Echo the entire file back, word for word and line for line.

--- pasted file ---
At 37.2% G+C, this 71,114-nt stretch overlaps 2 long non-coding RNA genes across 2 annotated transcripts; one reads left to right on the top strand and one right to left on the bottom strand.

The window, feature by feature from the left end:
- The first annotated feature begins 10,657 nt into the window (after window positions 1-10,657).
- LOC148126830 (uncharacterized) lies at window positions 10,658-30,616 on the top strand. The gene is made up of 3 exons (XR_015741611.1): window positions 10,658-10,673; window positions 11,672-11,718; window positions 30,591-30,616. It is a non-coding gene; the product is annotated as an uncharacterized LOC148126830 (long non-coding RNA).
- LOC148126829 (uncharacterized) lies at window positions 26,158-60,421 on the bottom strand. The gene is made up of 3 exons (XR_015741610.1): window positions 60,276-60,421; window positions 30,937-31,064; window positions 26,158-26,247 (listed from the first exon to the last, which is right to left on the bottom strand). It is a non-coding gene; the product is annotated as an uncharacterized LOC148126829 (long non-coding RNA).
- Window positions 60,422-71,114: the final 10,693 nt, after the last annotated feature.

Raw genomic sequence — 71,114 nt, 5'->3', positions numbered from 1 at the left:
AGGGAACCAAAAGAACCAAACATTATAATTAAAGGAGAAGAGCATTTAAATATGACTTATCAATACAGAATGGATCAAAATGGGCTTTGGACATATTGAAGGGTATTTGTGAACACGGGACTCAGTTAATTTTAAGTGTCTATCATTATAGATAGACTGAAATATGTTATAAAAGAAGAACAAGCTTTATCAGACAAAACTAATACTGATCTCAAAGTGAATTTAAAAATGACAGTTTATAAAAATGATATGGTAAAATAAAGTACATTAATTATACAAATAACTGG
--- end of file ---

At 37.2% G+C, this 71,114-nt stretch overlaps 2 long non-coding RNA genes across 2 annotated transcripts; one reads left to right on the top strand and one right to left on the bottom strand.

The window, feature by feature from the left end:
- The first annotated feature begins 10,657 nt into the window (after window positions 1-10,657).
- LOC148126830 (uncharacterized) lies at window positions 10,658-30,616 on the top strand. The gene is made up of 3 exons (XR_015741611.1): window positions 10,658-10,673; window positions 11,672-11,718; window positions 30,591-30,616. It is a non-coding gene; the product is annotated as an uncharacterized LOC148126830 (long non-coding RNA).
- LOC148126829 (uncharacterized) lies at window positions 26,158-60,421 on the bottom strand. The gene is made up of 3 exons (XR_015741610.1): window positions 60,276-60,421; window positions 30,937-31,064; window positions 26,158-26,247 (listed from the first exon to the last, which is right to left on the bottom strand). It is a non-coding gene; the product is annotated as an uncharacterized LOC148126829 (long non-coding RNA).
- Window positions 60,422-71,114: the final 10,693 nt, after the last annotated feature.

Raw genomic sequence — 71,114 nt, 5'->3', positions numbered from 1 at the left:
AGGGAACCAAAAGAACCAAACATTATAATTAAAGGAGAAGAGCATTTAAATATGACTTATCAATACAGAATGGATCAAAATGGGCTTTGGACATATTGAAGGGTATTTGTGAACACGGGACTCAGTTAATTTTAAGTGTCTATCATTATAGATAGACTGAAATATGTTATAAAAGAAGAACAAGCTTTATCAGACAAAACTAATACTGATCTCAAAGTGAATTTAAAAATGACAGTTTATAAAAATGATATGGTAAAATAAAGTACATTAATTATACAAATAACTGG